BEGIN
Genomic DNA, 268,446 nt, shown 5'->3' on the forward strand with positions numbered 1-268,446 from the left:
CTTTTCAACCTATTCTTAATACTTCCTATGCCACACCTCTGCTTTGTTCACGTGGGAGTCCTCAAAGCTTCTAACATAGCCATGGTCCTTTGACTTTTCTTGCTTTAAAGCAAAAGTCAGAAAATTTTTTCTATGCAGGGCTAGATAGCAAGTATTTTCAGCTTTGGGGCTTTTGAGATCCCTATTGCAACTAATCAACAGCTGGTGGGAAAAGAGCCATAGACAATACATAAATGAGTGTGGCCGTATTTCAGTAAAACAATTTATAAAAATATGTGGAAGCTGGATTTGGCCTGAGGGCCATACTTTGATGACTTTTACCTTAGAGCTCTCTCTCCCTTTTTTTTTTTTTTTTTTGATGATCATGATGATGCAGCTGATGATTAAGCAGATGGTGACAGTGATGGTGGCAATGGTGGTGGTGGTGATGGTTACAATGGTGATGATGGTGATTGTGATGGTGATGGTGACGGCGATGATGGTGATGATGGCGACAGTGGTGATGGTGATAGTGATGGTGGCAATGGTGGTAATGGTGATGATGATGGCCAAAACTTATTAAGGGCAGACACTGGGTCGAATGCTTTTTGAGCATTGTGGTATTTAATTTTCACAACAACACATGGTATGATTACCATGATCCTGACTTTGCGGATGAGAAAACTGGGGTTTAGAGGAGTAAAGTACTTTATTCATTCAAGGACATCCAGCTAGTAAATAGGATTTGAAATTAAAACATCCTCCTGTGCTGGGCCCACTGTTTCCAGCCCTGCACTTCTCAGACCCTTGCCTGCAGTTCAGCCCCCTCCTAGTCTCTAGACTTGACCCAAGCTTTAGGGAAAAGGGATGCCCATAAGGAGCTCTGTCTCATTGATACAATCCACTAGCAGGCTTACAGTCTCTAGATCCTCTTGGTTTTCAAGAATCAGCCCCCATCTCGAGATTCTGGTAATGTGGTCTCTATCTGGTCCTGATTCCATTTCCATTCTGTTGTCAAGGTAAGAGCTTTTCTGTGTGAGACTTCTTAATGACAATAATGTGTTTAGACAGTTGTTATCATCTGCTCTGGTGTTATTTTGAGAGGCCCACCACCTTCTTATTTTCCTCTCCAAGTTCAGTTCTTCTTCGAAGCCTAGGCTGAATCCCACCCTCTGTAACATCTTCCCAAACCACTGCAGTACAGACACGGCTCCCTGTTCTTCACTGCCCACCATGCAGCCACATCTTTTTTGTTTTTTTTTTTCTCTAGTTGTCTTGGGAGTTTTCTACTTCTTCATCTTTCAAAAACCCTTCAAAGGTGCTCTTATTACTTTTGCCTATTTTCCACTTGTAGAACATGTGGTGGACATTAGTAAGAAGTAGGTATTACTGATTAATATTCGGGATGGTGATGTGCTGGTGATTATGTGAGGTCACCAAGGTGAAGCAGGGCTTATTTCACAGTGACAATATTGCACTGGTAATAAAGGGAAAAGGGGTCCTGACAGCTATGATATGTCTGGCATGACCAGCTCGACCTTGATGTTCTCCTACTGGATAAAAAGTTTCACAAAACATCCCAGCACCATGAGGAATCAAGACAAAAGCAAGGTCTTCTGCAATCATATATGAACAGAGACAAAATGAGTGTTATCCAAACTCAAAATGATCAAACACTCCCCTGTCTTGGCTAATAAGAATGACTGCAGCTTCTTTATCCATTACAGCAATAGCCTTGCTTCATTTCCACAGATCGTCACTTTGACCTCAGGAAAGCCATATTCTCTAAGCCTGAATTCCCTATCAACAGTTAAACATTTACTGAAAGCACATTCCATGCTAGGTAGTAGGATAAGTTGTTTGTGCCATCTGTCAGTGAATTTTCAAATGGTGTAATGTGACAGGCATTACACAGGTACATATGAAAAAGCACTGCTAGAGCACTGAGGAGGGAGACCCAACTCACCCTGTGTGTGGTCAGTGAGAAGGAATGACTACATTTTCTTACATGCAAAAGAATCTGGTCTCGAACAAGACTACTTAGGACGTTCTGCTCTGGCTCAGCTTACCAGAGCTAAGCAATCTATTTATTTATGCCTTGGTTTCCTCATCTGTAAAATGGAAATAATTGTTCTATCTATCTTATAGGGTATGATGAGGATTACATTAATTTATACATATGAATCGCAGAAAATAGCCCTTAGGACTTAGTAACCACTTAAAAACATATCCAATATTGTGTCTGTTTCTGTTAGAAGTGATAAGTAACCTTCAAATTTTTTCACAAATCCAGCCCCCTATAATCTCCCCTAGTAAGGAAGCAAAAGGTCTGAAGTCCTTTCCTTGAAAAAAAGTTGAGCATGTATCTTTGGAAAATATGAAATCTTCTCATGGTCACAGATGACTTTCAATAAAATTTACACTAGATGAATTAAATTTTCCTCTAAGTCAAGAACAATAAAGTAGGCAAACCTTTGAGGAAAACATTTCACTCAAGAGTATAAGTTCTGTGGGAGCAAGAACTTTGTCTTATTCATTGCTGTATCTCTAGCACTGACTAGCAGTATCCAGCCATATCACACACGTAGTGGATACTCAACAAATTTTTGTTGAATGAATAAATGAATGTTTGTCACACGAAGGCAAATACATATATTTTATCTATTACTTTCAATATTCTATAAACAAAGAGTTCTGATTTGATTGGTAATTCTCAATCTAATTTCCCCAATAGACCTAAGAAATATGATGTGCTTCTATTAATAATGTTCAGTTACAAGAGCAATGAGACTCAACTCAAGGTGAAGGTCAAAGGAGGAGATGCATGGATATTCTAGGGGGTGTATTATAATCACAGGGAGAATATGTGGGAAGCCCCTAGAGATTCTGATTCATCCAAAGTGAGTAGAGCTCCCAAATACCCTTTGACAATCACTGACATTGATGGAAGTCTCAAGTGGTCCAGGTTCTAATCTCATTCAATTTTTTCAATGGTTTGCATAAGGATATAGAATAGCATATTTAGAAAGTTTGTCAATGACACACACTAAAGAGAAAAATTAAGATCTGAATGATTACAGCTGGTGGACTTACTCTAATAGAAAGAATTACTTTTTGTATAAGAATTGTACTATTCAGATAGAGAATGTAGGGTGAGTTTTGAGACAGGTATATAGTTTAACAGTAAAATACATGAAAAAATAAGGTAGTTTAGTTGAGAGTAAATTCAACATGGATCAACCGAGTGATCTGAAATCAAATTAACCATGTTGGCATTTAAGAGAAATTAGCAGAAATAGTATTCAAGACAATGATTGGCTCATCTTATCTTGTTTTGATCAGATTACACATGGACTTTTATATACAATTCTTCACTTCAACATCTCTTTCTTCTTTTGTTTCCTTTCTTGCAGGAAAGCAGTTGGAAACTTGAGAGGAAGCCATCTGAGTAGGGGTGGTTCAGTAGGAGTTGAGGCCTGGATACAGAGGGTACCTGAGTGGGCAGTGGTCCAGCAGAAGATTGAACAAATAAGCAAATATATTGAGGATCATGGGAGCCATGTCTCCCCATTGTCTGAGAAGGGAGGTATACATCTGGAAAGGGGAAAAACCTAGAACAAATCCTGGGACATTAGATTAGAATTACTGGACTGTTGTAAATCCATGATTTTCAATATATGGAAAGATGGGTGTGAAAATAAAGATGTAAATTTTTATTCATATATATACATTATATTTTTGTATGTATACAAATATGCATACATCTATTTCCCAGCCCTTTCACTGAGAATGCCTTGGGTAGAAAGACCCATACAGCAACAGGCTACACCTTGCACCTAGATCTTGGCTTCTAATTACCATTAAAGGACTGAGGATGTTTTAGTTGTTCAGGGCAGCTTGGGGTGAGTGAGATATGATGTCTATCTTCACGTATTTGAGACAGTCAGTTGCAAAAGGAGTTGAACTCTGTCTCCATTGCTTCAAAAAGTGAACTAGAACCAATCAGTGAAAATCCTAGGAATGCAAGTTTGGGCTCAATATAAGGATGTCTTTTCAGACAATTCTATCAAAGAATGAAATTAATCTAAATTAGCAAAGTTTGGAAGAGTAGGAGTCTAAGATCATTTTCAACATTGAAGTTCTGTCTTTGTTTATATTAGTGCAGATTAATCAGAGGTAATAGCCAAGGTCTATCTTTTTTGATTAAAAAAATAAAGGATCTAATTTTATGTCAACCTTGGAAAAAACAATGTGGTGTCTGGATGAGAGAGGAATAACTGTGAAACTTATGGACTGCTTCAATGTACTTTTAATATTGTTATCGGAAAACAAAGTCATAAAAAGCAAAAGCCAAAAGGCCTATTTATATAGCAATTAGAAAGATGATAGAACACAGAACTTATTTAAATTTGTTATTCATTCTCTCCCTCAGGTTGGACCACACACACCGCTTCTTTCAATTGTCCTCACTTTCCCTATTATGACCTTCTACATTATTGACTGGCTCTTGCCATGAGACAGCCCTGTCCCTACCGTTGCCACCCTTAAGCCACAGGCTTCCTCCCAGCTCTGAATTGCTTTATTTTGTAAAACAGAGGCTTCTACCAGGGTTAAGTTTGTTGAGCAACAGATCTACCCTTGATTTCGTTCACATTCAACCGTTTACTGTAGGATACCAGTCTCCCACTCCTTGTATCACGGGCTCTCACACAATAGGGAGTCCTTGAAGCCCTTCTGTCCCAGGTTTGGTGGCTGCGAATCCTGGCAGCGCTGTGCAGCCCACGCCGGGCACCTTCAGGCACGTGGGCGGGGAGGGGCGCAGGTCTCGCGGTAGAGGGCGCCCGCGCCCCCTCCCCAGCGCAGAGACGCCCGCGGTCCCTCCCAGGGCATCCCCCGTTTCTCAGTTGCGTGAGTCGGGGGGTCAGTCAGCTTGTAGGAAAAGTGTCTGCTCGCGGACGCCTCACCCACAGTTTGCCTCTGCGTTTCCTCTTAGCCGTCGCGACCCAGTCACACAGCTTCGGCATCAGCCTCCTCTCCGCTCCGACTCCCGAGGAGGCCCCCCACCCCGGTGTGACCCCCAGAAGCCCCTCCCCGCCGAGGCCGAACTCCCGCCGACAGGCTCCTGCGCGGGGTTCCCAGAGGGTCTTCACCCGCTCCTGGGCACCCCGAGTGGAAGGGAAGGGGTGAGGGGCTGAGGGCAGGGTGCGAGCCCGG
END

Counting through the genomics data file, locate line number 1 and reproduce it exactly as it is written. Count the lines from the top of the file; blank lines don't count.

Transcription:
Genomic DNA, 268,446 nt, shown 5'->3' on the forward strand with positions numbered 1-268,446 from the left: